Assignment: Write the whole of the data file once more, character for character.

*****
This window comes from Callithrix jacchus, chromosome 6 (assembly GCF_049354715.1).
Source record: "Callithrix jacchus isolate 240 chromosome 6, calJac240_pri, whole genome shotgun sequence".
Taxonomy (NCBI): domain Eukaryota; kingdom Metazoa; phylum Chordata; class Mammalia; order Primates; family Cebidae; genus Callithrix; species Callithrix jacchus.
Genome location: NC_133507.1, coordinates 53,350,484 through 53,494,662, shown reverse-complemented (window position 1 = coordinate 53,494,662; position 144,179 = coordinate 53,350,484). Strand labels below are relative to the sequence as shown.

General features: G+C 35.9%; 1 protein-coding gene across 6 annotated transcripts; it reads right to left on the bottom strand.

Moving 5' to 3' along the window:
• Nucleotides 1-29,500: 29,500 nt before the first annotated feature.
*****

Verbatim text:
This window comes from Callithrix jacchus, chromosome 6 (assembly GCF_049354715.1).
Source record: "Callithrix jacchus isolate 240 chromosome 6, calJac240_pri, whole genome shotgun sequence".
Taxonomy (NCBI): domain Eukaryota; kingdom Metazoa; phylum Chordata; class Mammalia; order Primates; family Cebidae; genus Callithrix; species Callithrix jacchus.
Genome location: NC_133507.1, coordinates 53,350,484 through 53,494,662, shown reverse-complemented (window position 1 = coordinate 53,494,662; position 144,179 = coordinate 53,350,484). Strand labels below are relative to the sequence as shown.

General features: G+C 35.9%; 1 protein-coding gene across 6 annotated transcripts; it reads right to left on the bottom strand.

Moving 5' to 3' along the window:
• Nucleotides 1-29,500: 29,500 nt before the first annotated feature.